JUSTIN Kennedy takes it as a compliment that most viewers don’t realise The Project has a team of writers. Actors and presenters are the face of the machine, deservedly taking credit for their performance. But who put the words in their mouths? Who dreamt up the storyline, wove the intricate characters and moulded the rapid-fire succession of jokes that keep us in stitches?
In Australia, there are jobbing writers, who bounce from project to project, content creators, team players and solo sailors. We spoke to some of the smarties behind the scenes who bring our favourite shows to life.
At The Project, Channel 10’s nightly news and chat show, former stand-up Kennedy and his colleagues script witty one-liners and clever segues to prompt the panellists.
“It’s giving them options, pre-loaded,” Kennedy says. “It’s basically just a fallback.
“We kind of juggle different elements in the show. The first one is we choose the news chats, the headlines that will turn into a funny chat. Something lighthearted generally. We’ll have a couple of serious bits, then the news item that breaks off into a 30-second conversation.
Kennedy and three other writers bounce ideas off each other, which is a luxury he didn’t have in a previous, and much less glamorous, job.
“I worked on (ABC program) Letters and Numbers as a writer, as the only writer,” he says. “That’s another show where people go, ‘There’s a writer for that?’
“Basically all I had to do was write a lot of letter and number metaphor intros. It was a bit lonely, sitting in this little room in Elsternwick going slowly at writing out 300 or more wordplay-based intros each week.”
Josh Thomas says he’s had input from script producer Liz Doran and co-star Thomas Comedian Josh Thomas’ brief stint with Rove was distinctly unrewarding. “I did like, a week of interning on Rove,” he says. “There was this segment, ‘What I’ve Learned this Week’, where they’d all say a joke. You’d have to write like 20 of those. Then I worked on Rove’s monologue. You get sent the topics, and write some jokes, and then he turns them into his monologue. I never got in. Or, I got, like, one joke in that, and another in the end segment in about six weeks.”
But far from finding it demoralising, Thomas counts his time with Rove as a valuable experience. “I got a few weeks in and realised it’s just not what I do. I had a go. They didn’t renew my contract. I probably wouldn’t have renewed my contract either. Sometimes that’s a good lesson.”
These days, Thomas is in the enviable position of creating his own material from scratch. After years spent pitching the concept for ABC2’s Please Like Me, he wrote the show almost single-handedly. Having nursed the show from conception to realisation, it was an extremely personal project.
Thomas admits that writing the first season of six episodes was exhausting, and the second time around, he has had to accept more help from his closest creative confidants, script producer Liz Doran and friend and co-star Thomas Ward. “So we sort of plot the show together and then I go off and write it,” he says. “We’re being so quick this time, it’s like three weeks an episode (to write). If I don’t get it done, Liz and Tom and I divide it up.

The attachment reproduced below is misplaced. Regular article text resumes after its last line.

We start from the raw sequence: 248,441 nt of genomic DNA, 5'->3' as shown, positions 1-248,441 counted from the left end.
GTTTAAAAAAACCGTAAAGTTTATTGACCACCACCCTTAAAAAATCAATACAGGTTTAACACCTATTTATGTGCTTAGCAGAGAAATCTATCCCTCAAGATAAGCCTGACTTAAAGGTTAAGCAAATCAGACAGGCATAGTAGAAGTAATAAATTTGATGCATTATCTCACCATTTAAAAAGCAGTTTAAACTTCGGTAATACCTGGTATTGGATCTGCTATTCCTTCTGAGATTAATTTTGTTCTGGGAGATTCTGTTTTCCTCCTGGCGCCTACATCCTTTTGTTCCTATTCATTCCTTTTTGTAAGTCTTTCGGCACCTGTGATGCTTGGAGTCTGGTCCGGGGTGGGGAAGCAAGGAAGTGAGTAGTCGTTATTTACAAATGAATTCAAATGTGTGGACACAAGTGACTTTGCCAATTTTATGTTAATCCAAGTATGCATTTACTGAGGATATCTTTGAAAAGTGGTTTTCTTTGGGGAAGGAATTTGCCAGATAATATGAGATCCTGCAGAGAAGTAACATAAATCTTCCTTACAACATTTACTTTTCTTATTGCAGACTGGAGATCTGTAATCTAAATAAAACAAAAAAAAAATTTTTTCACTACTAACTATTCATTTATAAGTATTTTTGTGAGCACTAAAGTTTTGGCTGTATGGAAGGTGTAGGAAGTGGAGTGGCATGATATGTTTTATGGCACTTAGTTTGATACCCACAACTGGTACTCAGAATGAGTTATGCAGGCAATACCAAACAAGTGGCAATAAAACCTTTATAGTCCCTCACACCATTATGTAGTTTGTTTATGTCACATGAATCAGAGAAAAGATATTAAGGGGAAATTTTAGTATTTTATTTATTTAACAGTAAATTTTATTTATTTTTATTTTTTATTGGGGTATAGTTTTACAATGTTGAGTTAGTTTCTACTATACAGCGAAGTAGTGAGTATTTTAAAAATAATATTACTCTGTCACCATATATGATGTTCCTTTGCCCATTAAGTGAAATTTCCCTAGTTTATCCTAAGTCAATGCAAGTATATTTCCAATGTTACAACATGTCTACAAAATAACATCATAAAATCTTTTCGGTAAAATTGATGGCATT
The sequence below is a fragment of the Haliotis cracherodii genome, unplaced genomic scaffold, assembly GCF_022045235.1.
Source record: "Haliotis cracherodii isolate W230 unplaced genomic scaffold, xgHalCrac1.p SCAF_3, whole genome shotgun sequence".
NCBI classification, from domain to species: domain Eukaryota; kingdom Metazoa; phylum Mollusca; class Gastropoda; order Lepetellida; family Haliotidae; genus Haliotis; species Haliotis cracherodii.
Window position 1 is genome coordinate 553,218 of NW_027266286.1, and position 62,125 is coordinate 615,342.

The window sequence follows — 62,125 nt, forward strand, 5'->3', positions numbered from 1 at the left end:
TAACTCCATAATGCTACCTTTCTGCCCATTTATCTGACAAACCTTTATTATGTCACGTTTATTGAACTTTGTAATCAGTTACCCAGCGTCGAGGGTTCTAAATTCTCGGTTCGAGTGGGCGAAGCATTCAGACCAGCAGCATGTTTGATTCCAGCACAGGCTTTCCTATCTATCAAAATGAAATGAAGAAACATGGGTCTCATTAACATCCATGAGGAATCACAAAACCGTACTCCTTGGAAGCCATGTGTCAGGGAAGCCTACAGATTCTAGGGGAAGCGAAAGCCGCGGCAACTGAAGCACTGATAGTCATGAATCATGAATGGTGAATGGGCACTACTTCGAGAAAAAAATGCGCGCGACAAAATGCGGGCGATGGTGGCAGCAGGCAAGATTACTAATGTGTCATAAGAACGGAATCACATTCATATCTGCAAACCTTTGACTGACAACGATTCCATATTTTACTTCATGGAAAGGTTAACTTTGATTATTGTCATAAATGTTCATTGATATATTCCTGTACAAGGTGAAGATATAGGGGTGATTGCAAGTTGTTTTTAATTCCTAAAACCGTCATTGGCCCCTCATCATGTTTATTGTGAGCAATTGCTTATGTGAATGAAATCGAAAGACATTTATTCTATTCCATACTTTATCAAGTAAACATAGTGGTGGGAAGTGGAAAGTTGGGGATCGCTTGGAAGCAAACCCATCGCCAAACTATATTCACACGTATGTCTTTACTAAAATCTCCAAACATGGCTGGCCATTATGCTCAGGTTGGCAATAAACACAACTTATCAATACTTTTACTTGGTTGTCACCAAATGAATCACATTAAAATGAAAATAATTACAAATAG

When Thomas writes for female characters, he draws on advice from Doran, but women are still significantly under-represented as writers.
Robyn Butler, who has dabbled on Micallef Tonight and the Eric Bana Sketch Show, says the situation is slowly changing. “But when I started out, I’ve often been the only woman in the room and had to tell the others that I’m not the one who makes the tea,” she says. “It’s just a more male pursuit, comedy.
“Interestingly, Kath and Kim and The Librarians have women front and centre. They’re written by women who put women in the frame. It’s not that men are being mean. It’s just not their reality, it’s not their world.”
Butler mainly works with one bloke, her husband and writing partner Wayne Hope.
Most recently they’ve enjoyed success with Upper Middle Bogan on the ABC. “We started out writing everything together,” she says. “Less so in the last two years, as our slate has been so full. The story is the hardest part for me. I call the dialogue the dessert. That’s the easy part for me personally. The story is the part where I feel a bit sick.
“If I don’t know what happens next, I’ll go to Wayne and we’ll go for a walk around the block. Our poor dogs, they hate it when we’re writing, they get walked so much.”
Butler reckons Hope is the “ideas man”, which he says is “lovely, but not true”.
“I like the broad strokes, I like kicking that around. Conceptual stuff, underlying motivations for storylines and people,” he says. “Then I quite like moving that into story arcs and story beats. But that’s where Robyn’s skill comes into it. Her ability to shape scenes, so that every scene has its merits, every scene is charged, is her absolute skill. And then she sprinkles it with brilliant dialogue.”
“It’s like, ‘Guess what? My job is to make stuff up’. I’m a writer. It’s the difference between someone sitting down and painting a landscape they can see, and painting a Jackson Pollock out of their head.”
Anna Brain – Herald Sun – August 08, 2014